Although, as stated elsewhere in these pages, Joseph Smith began teaching this principle, actively, within a year after settling at Nauvoo , he proceeded with the utmost caution. At first he confided it only to those in whom he had absolute confidence, and not to them until after he had exacted from them the most solemn assurances that they would keep the secret inviolable, for it was not yet lawful to proclaim it within hearing of the multitude. And secrecy was enjoined for the further reason that not only would this doctrine run counter to the traditions and prejudices of many of the Saints, but its proclamation would place a powerful weapon in the hands of their enemies . However, the prophet did venture to test the feelings of the people concerning this doctrine, some time prior to the return of the apostles from Europe, namely, before July 1, 1841. On the occasion named he preached a sermon on the “Restoration of All Things,” in which he strongly hinted that the “patriarchal, or plural order of marriage, as practiced by the ancients, would again be established.” We learn that this statement created great excitement and consternation among those who heard the discourse, delivered at a morning service, so much so, in fact, that the prophet “deemed it wisdom, in the afternoon, to modify his statements by saying that possibly the Spirit had made the time seem nearer than it really was, when such things would be restored” .
But, though the prophet taught this doctrine in secret, and so far as possible guarded against a general knowledge of the same, he did not hesitate to bring pressure to bear to secure converts to its practice among those who were high in church esteem and authority. Three times he ordered his staunch friend and comrade Heber C. Kimball-“to go and take a certain woman as his wife” (plural) and finally, “Heber was told by Joseph that if he did not do this he would lose his apostleship and be dammed” .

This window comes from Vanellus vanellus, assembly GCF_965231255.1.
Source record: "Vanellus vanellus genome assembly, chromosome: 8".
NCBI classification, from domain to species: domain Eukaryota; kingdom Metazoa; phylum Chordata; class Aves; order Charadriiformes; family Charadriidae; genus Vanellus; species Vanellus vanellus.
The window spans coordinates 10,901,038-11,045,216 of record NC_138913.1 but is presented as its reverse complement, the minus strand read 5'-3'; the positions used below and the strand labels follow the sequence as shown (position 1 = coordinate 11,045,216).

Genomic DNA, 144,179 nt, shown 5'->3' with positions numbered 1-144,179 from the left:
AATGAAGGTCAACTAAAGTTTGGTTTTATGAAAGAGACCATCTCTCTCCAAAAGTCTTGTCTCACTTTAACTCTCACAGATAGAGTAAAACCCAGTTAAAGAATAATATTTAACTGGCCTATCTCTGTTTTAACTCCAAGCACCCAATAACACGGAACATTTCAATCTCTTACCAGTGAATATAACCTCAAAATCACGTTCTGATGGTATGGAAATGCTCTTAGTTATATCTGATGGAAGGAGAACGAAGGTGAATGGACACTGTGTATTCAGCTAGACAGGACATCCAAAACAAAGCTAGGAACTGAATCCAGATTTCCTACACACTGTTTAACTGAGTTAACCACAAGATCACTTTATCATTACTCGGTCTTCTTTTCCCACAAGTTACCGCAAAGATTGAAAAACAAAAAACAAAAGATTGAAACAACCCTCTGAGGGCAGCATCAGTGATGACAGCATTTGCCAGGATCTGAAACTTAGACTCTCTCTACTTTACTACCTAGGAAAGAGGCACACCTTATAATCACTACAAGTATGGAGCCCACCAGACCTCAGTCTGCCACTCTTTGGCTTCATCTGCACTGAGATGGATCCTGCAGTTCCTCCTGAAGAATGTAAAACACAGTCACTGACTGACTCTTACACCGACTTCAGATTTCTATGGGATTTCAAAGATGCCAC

From the evidence in hand the facts appear to be that, although at this time, that is, during the first half of the year 1841, a knowledge and an acceptance of the doctrine of a plurality of wives were confined to the leaders and principal men in the church, and that not all of them had been enlightened in this respect, within two years information on the subject had been quite generally disseminated among the people .
To believe that such a revolutionary practice could be taught and indulged in for any considerable length of time, and restrict a knowledge of that fact to those for whom it was intended; would place too great a tax upon our credulity, and would flatly contradict the teaching of experience concerning human nature. Besides, the presence of “apostates” in the community, and in adjoining settlements, some of whom had stood high in the councils of the church, would preclude the possibility of maintaining secrecy. Gradually, knowledge of what was going on in respect to plurality of wives percolated throughout the community, and was taken up and given trumpet-voice by the enemies of the church.